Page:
Start with a free account for 3 free CME credits. Already a subscriber? Sign in.

Abdominal Pain - Not The Usual Suspects

Nate Finnerty, MD and Mike Weinstock, MD
Sign in or subscribe to listen

No me gusta!

The flash player was unable to start. If you have a flash blocker then try unblocking the flash content - it should be visible below.

Abdominal pain is the black hole of differential diagnostics! It can be anything. Mike and Nate review a case of a young man with LUQ pain who suffered an interesting complication.


To view chapter written summaries, you need to subscribe.

Sign up today for full access to all episodes.

Richard H. -

Please expand on the thought process in getting from abdominal pain to an outpatient CT abdomen. I can't get a CT easily in the UC, and when I do (usually by sending to ED) I want to explain to the patient and myself why I need it, and why now. I see UC providers getting outpatient CTs for acute/months/years of abdo pain, often with normal vitals and a benign/minimal exam. Usually they're negative. Some seem to have a 1 out of 10 positive return rate. My checklist to get to an outpatient CT is:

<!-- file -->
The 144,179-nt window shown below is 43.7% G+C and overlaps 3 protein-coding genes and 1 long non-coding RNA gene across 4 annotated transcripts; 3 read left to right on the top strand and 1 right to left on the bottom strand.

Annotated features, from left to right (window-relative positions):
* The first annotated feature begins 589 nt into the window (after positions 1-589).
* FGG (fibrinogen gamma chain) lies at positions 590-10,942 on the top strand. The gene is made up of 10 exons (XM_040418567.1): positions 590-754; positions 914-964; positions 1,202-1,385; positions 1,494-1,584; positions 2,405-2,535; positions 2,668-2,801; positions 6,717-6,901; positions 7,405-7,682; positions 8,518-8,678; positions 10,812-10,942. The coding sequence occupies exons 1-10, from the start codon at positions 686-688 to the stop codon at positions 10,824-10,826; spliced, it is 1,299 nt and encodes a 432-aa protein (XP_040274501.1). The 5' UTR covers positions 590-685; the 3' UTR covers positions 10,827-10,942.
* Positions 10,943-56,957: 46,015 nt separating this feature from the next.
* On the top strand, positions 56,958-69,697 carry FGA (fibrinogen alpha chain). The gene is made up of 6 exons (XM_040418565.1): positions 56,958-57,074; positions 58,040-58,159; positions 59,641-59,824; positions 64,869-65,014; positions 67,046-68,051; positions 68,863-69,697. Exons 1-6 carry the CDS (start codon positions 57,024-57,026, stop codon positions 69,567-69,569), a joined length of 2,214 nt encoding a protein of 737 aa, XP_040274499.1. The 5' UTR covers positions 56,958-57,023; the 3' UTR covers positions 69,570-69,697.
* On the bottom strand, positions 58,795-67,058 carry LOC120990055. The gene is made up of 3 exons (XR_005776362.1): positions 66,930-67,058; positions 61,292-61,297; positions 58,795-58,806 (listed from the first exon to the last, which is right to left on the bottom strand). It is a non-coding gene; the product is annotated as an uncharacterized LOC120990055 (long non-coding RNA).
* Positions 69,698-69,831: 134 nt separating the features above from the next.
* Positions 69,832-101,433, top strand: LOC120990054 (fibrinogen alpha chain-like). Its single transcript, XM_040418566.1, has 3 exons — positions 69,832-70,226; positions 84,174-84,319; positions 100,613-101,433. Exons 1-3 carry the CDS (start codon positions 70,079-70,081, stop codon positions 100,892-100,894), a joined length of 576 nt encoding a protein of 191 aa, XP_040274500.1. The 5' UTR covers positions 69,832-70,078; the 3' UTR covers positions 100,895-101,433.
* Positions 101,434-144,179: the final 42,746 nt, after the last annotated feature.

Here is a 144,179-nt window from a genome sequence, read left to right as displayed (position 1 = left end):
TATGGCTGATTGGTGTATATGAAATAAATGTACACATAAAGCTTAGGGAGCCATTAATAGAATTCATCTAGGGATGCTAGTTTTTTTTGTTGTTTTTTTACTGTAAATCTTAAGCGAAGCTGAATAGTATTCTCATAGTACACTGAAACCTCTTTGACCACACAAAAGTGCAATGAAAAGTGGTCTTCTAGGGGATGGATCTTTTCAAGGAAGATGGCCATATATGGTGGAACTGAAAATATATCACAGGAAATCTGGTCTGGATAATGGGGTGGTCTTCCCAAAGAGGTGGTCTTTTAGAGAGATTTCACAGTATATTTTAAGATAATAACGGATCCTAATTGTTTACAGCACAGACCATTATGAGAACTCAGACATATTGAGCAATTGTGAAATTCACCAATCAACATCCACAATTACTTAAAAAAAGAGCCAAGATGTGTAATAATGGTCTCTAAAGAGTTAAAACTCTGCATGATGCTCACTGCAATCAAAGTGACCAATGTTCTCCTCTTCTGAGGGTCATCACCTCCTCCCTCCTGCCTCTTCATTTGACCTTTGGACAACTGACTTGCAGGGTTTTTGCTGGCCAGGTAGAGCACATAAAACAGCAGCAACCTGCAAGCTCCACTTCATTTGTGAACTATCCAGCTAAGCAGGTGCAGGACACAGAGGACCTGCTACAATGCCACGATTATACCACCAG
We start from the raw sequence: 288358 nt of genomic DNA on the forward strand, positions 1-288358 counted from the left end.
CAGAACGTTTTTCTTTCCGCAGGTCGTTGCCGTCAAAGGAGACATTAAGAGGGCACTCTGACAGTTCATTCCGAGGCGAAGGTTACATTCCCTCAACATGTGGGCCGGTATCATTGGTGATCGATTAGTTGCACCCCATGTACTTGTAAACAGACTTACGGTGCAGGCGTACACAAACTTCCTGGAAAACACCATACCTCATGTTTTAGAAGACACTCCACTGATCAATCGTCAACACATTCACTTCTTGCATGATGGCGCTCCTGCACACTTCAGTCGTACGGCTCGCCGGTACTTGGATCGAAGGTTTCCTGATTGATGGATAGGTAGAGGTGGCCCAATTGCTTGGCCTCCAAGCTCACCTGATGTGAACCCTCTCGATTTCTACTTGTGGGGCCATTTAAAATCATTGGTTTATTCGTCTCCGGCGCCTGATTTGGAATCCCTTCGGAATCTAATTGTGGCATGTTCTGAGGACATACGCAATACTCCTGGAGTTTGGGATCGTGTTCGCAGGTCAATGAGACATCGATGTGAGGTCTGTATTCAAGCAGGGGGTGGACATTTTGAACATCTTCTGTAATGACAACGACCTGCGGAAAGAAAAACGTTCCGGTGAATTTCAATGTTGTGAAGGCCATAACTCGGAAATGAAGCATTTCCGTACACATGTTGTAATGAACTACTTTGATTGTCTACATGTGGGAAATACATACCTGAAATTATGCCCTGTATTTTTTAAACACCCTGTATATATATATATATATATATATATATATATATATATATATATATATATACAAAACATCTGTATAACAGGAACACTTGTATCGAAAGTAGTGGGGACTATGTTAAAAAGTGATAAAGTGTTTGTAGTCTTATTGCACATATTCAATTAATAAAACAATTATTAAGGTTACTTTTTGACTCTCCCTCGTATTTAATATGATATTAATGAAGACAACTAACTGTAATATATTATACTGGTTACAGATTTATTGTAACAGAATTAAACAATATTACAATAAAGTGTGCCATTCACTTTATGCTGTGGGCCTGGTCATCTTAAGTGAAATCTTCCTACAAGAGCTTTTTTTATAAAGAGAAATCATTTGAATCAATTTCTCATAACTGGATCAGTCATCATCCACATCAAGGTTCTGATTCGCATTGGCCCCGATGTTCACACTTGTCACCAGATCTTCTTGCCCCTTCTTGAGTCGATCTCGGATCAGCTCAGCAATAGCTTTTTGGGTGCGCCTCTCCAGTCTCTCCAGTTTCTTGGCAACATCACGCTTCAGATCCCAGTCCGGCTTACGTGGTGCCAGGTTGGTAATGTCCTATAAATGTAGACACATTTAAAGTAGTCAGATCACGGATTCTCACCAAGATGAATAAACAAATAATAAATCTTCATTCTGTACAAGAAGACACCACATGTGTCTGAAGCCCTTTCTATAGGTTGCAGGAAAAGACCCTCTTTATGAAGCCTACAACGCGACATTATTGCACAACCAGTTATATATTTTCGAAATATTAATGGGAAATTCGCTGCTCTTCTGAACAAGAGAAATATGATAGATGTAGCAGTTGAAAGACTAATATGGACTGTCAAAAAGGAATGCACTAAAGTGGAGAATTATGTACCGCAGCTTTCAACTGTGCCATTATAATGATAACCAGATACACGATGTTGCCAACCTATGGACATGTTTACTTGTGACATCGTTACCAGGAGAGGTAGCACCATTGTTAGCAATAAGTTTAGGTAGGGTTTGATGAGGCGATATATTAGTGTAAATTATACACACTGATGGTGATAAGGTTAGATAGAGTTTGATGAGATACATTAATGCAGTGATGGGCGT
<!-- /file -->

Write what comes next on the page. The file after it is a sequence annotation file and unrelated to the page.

1) significant change, usually severe pain or abnormal vitals/exam
2) no response to an intervention (GI cocktail, Toradol, Miralax) if time permits
3) a realistic ddx of what I'm looking for (& thus test needed - contrast?, ultrasound, ..)
4) likelihood of going home

So, it's not often. For this case, was exam significant with rebound/peritoneal signs? Any analgesia tried/failed? Was Mono in ddx, and if so why not get an ultrasound (less radiation)? Lastly, if they're sick enough need a CT now, why not send to ED for a) pain control b) extended observation or anticipated admission? Obviously, getting a CT worked out for this case. But, what do you think is an acceptable rate for getting a "normal" CT back, which seems like should be lower than, say, plain films or EKGs, or even bloodwork?

Enjoy your show. Thanks

Mike W., MD -

Thx for you comments Richard - this reason this CT was done was the repeat exam had changed and was more significant. Maybe that did not come out clearly enough in the discussion, but I have found that if there is some time between exams and if there is a change (worse pain/more impressive exam) then I will bump up the level of testing. Of course, a little luck never hurts... sometimes there is a 'sense' that everything doesn't fit and there may be a serious cause of symptoms - I have always struggled w 'the art of medicine' and an evidence based approach to diagnosis and mgmt. Thx!